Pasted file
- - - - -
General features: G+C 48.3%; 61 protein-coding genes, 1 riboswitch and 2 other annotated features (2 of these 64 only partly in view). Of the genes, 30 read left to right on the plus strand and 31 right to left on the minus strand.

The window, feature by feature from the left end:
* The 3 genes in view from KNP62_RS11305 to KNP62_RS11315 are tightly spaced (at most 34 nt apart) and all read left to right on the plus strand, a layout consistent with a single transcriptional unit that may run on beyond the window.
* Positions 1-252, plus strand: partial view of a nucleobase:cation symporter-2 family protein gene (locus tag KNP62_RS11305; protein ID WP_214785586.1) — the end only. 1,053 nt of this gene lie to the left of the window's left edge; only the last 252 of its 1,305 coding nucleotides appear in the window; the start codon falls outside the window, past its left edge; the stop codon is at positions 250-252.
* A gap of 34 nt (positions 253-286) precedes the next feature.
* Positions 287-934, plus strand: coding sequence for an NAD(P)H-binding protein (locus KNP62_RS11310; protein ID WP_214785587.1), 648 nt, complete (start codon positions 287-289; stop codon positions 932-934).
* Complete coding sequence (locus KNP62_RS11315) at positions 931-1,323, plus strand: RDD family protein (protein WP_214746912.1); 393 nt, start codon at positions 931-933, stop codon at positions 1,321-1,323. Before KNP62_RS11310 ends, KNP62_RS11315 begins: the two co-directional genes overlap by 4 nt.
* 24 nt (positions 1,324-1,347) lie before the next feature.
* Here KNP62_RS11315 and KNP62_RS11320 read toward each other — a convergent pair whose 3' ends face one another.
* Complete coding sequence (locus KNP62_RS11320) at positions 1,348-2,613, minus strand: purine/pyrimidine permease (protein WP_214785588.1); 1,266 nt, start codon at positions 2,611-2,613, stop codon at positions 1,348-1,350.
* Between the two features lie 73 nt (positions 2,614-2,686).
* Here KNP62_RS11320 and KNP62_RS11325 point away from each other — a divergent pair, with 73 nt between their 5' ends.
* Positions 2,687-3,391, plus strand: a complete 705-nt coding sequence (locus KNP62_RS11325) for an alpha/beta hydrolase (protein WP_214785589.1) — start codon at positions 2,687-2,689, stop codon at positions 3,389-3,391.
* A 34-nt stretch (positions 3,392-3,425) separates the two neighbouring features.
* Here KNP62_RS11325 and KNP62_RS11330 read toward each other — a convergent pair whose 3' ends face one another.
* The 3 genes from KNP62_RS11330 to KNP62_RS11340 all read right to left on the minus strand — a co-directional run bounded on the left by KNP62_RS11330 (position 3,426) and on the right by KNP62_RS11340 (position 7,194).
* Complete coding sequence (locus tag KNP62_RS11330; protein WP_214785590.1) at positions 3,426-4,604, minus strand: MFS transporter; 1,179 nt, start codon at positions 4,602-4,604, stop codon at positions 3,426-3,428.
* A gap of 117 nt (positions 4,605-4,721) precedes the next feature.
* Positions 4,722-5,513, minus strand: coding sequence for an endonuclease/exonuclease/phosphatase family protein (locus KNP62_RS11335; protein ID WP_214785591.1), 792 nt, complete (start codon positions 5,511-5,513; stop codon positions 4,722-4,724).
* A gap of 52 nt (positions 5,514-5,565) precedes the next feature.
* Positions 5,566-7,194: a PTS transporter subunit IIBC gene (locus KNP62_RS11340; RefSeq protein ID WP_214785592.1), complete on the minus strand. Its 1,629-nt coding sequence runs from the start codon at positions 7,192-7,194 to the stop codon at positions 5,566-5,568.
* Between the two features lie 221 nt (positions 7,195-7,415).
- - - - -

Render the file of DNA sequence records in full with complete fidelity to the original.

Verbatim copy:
General features: G+C 48.3%; 61 protein-coding genes, 1 riboswitch and 2 other annotated features (2 of these 64 only partly in view). Of the genes, 30 read left to right on the plus strand and 31 right to left on the minus strand.

The window, feature by feature from the left end:
* The 3 genes in view from KNP62_RS11305 to KNP62_RS11315 are tightly spaced (at most 34 nt apart) and all read left to right on the plus strand, a layout consistent with a single transcriptional unit that may run on beyond the window.
* Positions 1-252, plus strand: partial view of a nucleobase:cation symporter-2 family protein gene (locus tag KNP62_RS11305; protein ID WP_214785586.1) — the end only. 1,053 nt of this gene lie to the left of the window's left edge; only the last 252 of its 1,305 coding nucleotides appear in the window; the start codon falls outside the window, past its left edge; the stop codon is at positions 250-252.
* A gap of 34 nt (positions 253-286) precedes the next feature.
* Positions 287-934, plus strand: coding sequence for an NAD(P)H-binding protein (locus KNP62_RS11310; protein ID WP_214785587.1), 648 nt, complete (start codon positions 287-289; stop codon positions 932-934).
* Complete coding sequence (locus KNP62_RS11315) at positions 931-1,323, plus strand: RDD family protein (protein WP_214746912.1); 393 nt, start codon at positions 931-933, stop codon at positions 1,321-1,323. Before KNP62_RS11310 ends, KNP62_RS11315 begins: the two co-directional genes overlap by 4 nt.
* 24 nt (positions 1,324-1,347) lie before the next feature.
* Here KNP62_RS11315 and KNP62_RS11320 read toward each other — a convergent pair whose 3' ends face one another.
* Complete coding sequence (locus KNP62_RS11320) at positions 1,348-2,613, minus strand: purine/pyrimidine permease (protein WP_214785588.1); 1,266 nt, start codon at positions 2,611-2,613, stop codon at positions 1,348-1,350.
* Between the two features lie 73 nt (positions 2,614-2,686).
* Here KNP62_RS11320 and KNP62_RS11325 point away from each other — a divergent pair, with 73 nt between their 5' ends.
* Positions 2,687-3,391, plus strand: a complete 705-nt coding sequence (locus KNP62_RS11325) for an alpha/beta hydrolase (protein WP_214785589.1) — start codon at positions 2,687-2,689, stop codon at positions 3,389-3,391.
* A 34-nt stretch (positions 3,392-3,425) separates the two neighbouring features.
* Here KNP62_RS11325 and KNP62_RS11330 read toward each other — a convergent pair whose 3' ends face one another.
* The 3 genes from KNP62_RS11330 to KNP62_RS11340 all read right to left on the minus strand — a co-directional run bounded on the left by KNP62_RS11330 (position 3,426) and on the right by KNP62_RS11340 (position 7,194).
* Complete coding sequence (locus tag KNP62_RS11330; protein WP_214785590.1) at positions 3,426-4,604, minus strand: MFS transporter; 1,179 nt, start codon at positions 4,602-4,604, stop codon at positions 3,426-3,428.
* A gap of 117 nt (positions 4,605-4,721) precedes the next feature.
* Positions 4,722-5,513, minus strand: coding sequence for an endonuclease/exonuclease/phosphatase family protein (locus KNP62_RS11335; protein ID WP_214785591.1), 792 nt, complete (start codon positions 5,511-5,513; stop codon positions 4,722-4,724).
* A gap of 52 nt (positions 5,514-5,565) precedes the next feature.
* Positions 5,566-7,194: a PTS transporter subunit IIBC gene (locus KNP62_RS11340; RefSeq protein ID WP_214785592.1), complete on the minus strand. Its 1,629-nt coding sequence runs from the start codon at positions 7,192-7,194 to the stop codon at positions 5,566-5,568.
* Between the two features lie 221 nt (positions 7,195-7,415).